Taylor told us, years melting away as he told his story, “We lost four planes, one pilot died, two walked back, and I was captured.  The Japs lost about twenty-five planes in the air and on the ground, so we didn’t look too bad.” Except Taylor had been captured. After he was captured, they walked him back to the airfield. All day, he watched them digging a grave. He thought he would be in one, because it was well known that they shot their captured pilots.  The Japanese did not sign the Geneva Convention, and the only thing Taylor had going for him was that the war was not going well for the Japanese. Their atrocities were ‘slowing’ somewhat due to thoughts of military reprisals.

POW Pics002.jpg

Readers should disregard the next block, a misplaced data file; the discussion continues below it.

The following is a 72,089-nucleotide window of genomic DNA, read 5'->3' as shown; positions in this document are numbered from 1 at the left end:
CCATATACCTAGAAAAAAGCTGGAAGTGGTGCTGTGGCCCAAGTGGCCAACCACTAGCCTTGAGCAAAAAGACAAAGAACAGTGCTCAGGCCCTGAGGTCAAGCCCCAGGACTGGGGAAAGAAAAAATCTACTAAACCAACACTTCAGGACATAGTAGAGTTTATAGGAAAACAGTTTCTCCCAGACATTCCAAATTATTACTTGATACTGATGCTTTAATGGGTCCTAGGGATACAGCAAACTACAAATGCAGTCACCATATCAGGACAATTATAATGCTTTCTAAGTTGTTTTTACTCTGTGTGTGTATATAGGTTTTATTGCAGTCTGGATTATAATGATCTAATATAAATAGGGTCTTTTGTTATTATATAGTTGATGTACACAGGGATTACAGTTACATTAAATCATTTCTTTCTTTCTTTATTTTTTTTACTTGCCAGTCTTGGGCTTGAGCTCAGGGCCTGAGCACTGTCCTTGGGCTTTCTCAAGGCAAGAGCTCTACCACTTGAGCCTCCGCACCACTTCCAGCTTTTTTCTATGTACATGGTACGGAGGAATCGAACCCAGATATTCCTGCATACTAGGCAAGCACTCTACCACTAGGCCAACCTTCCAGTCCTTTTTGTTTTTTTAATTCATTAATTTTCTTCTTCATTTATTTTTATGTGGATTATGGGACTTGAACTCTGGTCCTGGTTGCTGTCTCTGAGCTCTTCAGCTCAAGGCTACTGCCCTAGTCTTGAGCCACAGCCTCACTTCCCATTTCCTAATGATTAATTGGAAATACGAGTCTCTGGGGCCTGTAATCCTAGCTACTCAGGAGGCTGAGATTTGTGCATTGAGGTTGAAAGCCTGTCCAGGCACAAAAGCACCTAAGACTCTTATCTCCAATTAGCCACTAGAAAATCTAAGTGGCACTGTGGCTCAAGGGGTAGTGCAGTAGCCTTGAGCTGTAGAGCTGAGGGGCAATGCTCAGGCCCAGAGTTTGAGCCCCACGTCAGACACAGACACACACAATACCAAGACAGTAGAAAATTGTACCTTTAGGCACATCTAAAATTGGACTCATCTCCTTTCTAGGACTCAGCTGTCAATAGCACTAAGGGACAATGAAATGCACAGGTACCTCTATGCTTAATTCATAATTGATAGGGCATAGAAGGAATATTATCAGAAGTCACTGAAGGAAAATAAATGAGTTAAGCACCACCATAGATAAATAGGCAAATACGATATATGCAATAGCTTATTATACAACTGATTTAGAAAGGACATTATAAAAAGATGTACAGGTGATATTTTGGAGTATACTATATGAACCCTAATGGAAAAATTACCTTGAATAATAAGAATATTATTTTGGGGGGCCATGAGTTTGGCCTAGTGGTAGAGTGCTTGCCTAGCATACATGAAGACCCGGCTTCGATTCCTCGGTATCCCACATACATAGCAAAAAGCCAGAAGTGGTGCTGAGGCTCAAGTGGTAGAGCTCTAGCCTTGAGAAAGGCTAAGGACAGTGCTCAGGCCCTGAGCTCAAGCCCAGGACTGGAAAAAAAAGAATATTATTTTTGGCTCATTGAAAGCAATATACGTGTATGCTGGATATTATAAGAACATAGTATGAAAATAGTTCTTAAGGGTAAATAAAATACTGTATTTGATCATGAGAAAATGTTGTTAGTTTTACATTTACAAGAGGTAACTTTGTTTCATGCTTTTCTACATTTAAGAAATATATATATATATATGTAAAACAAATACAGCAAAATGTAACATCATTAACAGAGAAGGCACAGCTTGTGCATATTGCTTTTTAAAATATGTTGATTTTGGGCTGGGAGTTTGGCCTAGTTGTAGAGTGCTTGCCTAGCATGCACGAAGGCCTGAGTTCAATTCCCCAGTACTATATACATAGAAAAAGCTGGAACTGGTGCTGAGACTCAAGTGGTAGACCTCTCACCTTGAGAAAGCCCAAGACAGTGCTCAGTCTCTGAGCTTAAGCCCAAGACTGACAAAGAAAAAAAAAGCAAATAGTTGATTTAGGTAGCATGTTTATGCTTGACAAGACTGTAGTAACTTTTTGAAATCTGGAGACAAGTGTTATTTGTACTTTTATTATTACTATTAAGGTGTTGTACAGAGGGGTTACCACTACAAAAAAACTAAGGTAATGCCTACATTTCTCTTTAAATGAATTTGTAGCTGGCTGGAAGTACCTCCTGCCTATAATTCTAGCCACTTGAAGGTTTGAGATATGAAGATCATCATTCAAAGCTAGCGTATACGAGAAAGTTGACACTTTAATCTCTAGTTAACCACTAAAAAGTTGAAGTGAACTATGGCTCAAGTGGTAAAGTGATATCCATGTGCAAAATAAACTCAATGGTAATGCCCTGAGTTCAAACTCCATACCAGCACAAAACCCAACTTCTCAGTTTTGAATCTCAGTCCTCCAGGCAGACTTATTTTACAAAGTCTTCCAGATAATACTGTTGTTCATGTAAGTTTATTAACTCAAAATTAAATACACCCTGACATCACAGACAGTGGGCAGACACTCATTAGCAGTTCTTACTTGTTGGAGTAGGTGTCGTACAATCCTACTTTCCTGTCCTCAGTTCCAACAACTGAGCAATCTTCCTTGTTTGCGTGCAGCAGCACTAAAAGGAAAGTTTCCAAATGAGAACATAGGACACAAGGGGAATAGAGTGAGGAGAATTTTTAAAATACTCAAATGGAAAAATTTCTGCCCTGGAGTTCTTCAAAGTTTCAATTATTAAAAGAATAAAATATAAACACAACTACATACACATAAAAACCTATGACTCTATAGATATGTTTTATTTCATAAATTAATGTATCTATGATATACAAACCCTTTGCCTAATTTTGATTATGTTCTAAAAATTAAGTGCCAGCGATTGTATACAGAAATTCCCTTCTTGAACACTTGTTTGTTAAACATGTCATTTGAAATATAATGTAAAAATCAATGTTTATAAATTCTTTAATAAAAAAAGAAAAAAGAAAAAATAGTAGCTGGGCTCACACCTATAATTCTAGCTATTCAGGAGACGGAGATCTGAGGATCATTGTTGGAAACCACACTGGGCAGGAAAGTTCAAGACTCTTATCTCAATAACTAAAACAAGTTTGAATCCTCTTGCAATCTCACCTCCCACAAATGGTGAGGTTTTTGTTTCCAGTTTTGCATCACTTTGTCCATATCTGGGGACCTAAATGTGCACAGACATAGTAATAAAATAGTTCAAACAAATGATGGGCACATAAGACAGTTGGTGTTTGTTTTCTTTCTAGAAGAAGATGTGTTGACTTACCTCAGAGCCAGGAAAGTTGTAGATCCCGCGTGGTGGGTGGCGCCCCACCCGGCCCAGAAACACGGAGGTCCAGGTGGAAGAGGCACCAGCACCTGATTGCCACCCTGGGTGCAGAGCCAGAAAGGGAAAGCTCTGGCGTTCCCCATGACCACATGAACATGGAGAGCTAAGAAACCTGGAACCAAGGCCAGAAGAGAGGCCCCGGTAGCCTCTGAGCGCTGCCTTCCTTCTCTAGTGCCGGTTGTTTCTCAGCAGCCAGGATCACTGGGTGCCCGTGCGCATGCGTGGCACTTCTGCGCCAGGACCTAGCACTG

“The Japs were cruel, they pulled off my shoes, paraded me around Hengyang,  spat on me, knocked me down with the flat side of a saber, hit me on the head with a horseshoe, cuffed me about and abused me.  Then I was taken to a room where several Japanese pilots were, and they had great sport of my plight.” JM continued, “It was very humiliating and dehumanizing, which is what they wanted.  Finally, I went to a small, cold cell and got to lay down. At daylight, I was untied after twenty hours, and washed my face in freezing water. When I saw my face in a metal mirror, I didn’t recognize my reflection.  I had dried blood, bruises, mucus, and extensive swelling, and my hands looked like inflated rubber gloves after being tied for so long.” He was tied, hand and foot, under 24-hour guard. A week later, Taylor was flown to Hankow and put in a half basement jail cell, or solitary confinement. The cell was 8’ long by about 7’ wide. He didn’t deal well with that but did get some slight comfort in that there were Americans in there, too.  Taylor explained, “I started being very unruly, and was placed in restraints for a few days. While I was making a ruckus, I heard another prisoner down the hall who told me to ‘be quiet!’. That man already knew the penalty for being disruptive.” Taylor was kept in restraints, consisting of cuffs and a belt. The belt ran through rings on the cuffs. “I could reach my mouth and I could squat and reach the floor,” he added, “That was the way I was able to feed myself and that’s about all.  They kept me like that maybe a week.”